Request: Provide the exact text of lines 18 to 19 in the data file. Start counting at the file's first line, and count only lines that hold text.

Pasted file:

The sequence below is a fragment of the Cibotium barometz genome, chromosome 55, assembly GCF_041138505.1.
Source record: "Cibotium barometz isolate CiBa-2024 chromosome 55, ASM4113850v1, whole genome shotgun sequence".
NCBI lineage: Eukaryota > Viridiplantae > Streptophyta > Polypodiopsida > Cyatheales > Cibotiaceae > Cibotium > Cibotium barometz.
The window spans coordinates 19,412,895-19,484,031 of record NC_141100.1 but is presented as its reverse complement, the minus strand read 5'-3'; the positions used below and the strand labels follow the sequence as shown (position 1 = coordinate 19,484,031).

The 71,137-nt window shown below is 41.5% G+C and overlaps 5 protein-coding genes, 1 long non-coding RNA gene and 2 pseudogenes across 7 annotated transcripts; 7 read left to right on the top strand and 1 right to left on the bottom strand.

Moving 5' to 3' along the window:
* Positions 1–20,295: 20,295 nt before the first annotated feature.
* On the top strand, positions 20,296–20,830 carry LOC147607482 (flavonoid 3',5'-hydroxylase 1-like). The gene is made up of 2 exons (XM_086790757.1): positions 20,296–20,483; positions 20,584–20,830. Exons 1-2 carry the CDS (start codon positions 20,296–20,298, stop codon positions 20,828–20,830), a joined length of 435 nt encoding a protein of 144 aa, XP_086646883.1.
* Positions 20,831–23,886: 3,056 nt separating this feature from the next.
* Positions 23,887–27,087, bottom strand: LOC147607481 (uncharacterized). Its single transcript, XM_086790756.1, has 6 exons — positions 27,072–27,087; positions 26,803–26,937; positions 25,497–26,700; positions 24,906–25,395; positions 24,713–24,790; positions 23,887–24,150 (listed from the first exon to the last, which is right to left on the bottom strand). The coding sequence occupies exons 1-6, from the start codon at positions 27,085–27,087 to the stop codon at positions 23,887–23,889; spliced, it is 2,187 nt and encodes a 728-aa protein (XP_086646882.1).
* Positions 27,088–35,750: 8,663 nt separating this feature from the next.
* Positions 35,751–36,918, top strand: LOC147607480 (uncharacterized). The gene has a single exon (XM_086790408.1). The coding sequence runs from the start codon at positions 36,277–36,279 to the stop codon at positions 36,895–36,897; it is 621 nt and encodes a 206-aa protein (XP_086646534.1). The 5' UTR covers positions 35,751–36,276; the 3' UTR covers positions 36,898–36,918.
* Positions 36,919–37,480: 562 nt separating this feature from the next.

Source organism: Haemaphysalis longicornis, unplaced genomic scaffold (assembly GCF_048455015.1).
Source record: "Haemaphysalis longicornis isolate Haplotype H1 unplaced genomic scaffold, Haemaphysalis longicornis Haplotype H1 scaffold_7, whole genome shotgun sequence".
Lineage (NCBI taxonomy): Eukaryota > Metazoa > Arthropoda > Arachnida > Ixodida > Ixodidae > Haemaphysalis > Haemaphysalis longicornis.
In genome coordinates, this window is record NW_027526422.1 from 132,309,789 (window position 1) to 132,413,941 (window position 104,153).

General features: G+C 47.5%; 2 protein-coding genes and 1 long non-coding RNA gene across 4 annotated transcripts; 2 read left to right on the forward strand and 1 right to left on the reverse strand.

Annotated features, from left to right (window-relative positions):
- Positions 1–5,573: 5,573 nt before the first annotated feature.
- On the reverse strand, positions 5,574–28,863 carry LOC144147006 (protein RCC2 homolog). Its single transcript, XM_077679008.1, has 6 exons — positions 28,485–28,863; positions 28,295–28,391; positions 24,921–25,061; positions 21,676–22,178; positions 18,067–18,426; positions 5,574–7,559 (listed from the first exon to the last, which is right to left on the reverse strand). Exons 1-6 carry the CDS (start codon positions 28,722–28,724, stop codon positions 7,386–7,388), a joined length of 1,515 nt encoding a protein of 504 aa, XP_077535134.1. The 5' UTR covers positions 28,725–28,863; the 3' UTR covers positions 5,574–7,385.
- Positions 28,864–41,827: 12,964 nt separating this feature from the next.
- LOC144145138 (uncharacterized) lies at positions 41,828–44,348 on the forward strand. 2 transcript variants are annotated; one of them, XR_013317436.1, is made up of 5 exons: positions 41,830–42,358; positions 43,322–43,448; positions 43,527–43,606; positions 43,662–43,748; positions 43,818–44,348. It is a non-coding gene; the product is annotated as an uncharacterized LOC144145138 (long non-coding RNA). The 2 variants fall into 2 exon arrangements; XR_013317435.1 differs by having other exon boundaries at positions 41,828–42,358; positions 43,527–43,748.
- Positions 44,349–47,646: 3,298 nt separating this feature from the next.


General features: G+C 47.5%; 2 protein-coding genes and 1 long non-coding RNA gene across 4 annotated transcripts; 2 read left to right on the forward strand and 1 right to left on the reverse strand.

Annotated features, from left to right (window-relative positions):